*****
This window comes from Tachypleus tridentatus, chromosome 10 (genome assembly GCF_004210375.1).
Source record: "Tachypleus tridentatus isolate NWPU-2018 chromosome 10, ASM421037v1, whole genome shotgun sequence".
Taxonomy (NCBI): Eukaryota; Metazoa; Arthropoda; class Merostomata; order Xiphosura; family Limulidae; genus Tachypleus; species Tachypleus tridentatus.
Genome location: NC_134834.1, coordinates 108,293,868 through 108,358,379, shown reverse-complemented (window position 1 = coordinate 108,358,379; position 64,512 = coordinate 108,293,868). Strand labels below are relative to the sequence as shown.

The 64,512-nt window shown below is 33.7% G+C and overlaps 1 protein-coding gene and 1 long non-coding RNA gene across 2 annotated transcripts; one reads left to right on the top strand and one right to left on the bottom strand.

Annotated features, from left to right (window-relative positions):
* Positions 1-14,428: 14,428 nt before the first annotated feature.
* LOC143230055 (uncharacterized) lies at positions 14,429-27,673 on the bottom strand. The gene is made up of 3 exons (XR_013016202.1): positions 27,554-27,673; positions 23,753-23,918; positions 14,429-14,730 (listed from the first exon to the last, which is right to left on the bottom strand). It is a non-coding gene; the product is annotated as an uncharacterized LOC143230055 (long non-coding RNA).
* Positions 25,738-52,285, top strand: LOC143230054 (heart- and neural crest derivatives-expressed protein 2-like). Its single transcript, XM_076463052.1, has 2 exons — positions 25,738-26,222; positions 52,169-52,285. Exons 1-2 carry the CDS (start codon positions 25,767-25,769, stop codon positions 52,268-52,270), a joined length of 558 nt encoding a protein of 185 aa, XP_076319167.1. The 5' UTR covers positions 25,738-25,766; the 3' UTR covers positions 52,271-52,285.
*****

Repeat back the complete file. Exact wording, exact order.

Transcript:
This window comes from Tachypleus tridentatus, chromosome 10 (genome assembly GCF_004210375.1).
Source record: "Tachypleus tridentatus isolate NWPU-2018 chromosome 10, ASM421037v1, whole genome shotgun sequence".
Taxonomy (NCBI): Eukaryota; Metazoa; Arthropoda; class Merostomata; order Xiphosura; family Limulidae; genus Tachypleus; species Tachypleus tridentatus.
Genome location: NC_134834.1, coordinates 108,293,868 through 108,358,379, shown reverse-complemented (window position 1 = coordinate 108,358,379; position 64,512 = coordinate 108,293,868). Strand labels below are relative to the sequence as shown.

The 64,512-nt window shown below is 33.7% G+C and overlaps 1 protein-coding gene and 1 long non-coding RNA gene across 2 annotated transcripts; one reads left to right on the top strand and one right to left on the bottom strand.

Annotated features, from left to right (window-relative positions):
* Positions 1-14,428: 14,428 nt before the first annotated feature.
* LOC143230055 (uncharacterized) lies at positions 14,429-27,673 on the bottom strand. The gene is made up of 3 exons (XR_013016202.1): positions 27,554-27,673; positions 23,753-23,918; positions 14,429-14,730 (listed from the first exon to the last, which is right to left on the bottom strand). It is a non-coding gene; the product is annotated as an uncharacterized LOC143230055 (long non-coding RNA).
* Positions 25,738-52,285, top strand: LOC143230054 (heart- and neural crest derivatives-expressed protein 2-like). Its single transcript, XM_076463052.1, has 2 exons — positions 25,738-26,222; positions 52,169-52,285. Exons 1-2 carry the CDS (start codon positions 25,767-25,769, stop codon positions 52,268-52,270), a joined length of 558 nt encoding a protein of 185 aa, XP_076319167.1. The 5' UTR covers positions 25,738-25,766; the 3' UTR covers positions 52,271-52,285.